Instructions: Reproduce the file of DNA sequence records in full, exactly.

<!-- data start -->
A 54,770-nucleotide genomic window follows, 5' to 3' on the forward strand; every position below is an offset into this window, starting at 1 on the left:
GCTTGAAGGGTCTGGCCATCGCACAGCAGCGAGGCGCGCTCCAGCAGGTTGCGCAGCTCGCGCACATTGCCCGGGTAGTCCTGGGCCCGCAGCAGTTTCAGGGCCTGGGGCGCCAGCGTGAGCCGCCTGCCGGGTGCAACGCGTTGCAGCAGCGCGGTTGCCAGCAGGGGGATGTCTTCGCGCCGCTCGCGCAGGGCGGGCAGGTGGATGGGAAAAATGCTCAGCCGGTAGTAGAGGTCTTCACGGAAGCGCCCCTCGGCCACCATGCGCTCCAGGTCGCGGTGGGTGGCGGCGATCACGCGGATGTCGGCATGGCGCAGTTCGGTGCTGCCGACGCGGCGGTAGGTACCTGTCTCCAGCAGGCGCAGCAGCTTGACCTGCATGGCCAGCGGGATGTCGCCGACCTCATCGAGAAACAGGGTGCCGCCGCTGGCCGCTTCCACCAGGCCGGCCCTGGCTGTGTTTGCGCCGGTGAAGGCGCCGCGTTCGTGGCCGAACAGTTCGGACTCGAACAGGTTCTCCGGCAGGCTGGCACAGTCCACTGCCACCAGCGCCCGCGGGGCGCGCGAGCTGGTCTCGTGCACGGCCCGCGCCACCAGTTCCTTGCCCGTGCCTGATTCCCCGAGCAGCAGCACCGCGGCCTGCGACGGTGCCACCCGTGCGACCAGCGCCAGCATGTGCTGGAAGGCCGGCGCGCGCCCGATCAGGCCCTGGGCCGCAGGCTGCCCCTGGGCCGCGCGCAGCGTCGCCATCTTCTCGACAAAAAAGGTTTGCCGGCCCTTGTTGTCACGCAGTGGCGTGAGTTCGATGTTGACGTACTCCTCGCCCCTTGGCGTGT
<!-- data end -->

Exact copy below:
A 54,770-nucleotide genomic window follows, 5' to 3' on the forward strand; every position below is an offset into this window, starting at 1 on the left:
GCTTGAAGGGTCTGGCCATCGCACAGCAGCGAGGCGCGCTCCAGCAGGTTGCGCAGCTCGCGCACATTGCCCGGGTAGTCCTGGGCCCGCAGCAGTTTCAGGGCCTGGGGCGCCAGCGTGAGCCGCCTGCCGGGTGCAACGCGTTGCAGCAGCGCGGTTGCCAGCAGGGGGATGTCTTCGCGCCGCTCGCGCAGGGCGGGCAGGTGGATGGGAAAAATGCTCAGCCGGTAGTAGAGGTCTTCACGGAAGCGCCCCTCGGCCACCATGCGCTCCAGGTCGCGGTGGGTGGCGGCGATCACGCGGATGTCGGCATGGCGCAGTTCGGTGCTGCCGACGCGGCGGTAGGTACCTGTCTCCAGCAGGCGCAGCAGCTTGACCTGCATGGCCAGCGGGATGTCGCCGACCTCATCGAGAAACAGGGTGCCGCCGCTGGCCGCTTCCACCAGGCCGGCCCTGGCTGTGTTTGCGCCGGTGAAGGCGCCGCGTTCGTGGCCGAACAGTTCGGACTCGAACAGGTTCTCCGGCAGGCTGGCACAGTCCACTGCCACCAGCGCCCGCGGGGCGCGCGAGCTGGTCTCGTGCACGGCCCGCGCCACCAGTTCCTTGCCCGTGCCTGATTCCCCGAGCAGCAGCACCGCGGCCTGCGACGGTGCCACCCGTGCGACCAGCGCCAGCATGTGCTGGAAGGCCGGCGCGCGCCCGATCAGGCCCTGGGCCGCAGGCTGCCCCTGGGCCGCGCGCAGCGTCGCCATCTTCTCGACAAAAAAGGTTTGCCGGCCCTTGTTGTCACGCAGTGGCGTGAGTTCGATGTTGACGTACTCCTCGCCCCTTGGCGTGT